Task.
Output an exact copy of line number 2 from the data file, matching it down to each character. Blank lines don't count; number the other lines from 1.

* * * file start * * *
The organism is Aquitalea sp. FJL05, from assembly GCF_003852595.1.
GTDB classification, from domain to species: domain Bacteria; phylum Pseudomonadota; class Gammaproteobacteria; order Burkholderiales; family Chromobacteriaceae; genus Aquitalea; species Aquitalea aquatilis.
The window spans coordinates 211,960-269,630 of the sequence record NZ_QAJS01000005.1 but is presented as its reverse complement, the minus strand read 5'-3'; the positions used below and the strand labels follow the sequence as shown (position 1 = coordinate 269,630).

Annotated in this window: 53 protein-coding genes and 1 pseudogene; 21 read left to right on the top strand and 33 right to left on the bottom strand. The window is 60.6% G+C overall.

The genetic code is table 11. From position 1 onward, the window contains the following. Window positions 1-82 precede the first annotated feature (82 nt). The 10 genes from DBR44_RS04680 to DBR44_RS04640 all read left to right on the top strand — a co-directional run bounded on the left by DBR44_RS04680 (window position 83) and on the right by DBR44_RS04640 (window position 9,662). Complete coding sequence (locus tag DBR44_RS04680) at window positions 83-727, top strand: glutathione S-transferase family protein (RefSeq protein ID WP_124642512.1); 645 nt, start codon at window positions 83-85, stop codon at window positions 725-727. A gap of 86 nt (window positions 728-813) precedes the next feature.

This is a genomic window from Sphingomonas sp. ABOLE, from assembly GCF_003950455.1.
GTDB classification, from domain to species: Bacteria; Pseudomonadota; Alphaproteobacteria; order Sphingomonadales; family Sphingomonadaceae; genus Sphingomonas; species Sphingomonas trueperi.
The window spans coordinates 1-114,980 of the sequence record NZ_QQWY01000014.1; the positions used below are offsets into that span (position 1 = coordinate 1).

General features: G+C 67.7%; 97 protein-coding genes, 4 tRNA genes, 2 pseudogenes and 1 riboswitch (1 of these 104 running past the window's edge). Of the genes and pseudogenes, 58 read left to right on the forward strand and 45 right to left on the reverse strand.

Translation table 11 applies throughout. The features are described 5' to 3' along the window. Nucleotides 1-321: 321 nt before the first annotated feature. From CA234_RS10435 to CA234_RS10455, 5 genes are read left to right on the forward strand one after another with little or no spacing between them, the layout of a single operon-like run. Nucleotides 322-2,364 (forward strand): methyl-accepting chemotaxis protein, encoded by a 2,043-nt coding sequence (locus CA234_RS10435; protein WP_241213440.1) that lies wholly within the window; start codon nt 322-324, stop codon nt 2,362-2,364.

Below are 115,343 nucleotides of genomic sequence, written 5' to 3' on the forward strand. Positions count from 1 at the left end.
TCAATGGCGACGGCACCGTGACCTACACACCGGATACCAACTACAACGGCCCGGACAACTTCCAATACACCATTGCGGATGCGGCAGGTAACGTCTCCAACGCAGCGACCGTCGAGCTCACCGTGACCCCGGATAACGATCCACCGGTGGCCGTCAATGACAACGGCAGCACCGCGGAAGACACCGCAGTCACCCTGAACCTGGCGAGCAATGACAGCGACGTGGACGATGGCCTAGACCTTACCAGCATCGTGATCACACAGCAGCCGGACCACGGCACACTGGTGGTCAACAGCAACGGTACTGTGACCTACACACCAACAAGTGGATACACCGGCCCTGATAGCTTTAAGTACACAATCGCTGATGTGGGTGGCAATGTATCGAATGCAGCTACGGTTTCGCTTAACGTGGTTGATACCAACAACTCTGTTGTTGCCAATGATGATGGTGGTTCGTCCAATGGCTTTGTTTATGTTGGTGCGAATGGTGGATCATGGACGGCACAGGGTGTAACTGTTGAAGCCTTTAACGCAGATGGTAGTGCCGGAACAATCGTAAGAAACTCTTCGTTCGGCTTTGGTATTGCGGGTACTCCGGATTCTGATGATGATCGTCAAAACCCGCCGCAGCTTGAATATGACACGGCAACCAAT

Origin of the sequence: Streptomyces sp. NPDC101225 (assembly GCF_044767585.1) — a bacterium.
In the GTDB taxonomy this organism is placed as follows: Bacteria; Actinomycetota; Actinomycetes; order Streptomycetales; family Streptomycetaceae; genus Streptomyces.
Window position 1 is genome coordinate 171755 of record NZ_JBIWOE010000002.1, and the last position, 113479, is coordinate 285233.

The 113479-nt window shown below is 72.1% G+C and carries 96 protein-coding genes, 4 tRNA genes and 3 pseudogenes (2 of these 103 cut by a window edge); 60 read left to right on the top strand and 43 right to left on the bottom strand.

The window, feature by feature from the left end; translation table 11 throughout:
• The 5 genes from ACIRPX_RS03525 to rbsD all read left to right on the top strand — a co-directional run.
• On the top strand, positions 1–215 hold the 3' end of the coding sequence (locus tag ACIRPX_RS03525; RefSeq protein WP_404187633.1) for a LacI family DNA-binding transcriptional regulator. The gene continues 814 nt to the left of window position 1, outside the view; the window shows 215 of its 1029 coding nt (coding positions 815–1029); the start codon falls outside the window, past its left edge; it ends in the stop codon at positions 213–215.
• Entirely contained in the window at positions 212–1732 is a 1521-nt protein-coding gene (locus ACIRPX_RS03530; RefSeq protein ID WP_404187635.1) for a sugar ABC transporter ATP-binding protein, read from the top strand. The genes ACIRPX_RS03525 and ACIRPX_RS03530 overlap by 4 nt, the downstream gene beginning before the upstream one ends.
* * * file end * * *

GTDB classification, from domain to species: domain Bacteria; phylum Pseudomonadota; class Gammaproteobacteria; order Burkholderiales; family Chromobacteriaceae; genus Aquitalea; species Aquitalea aquatilis.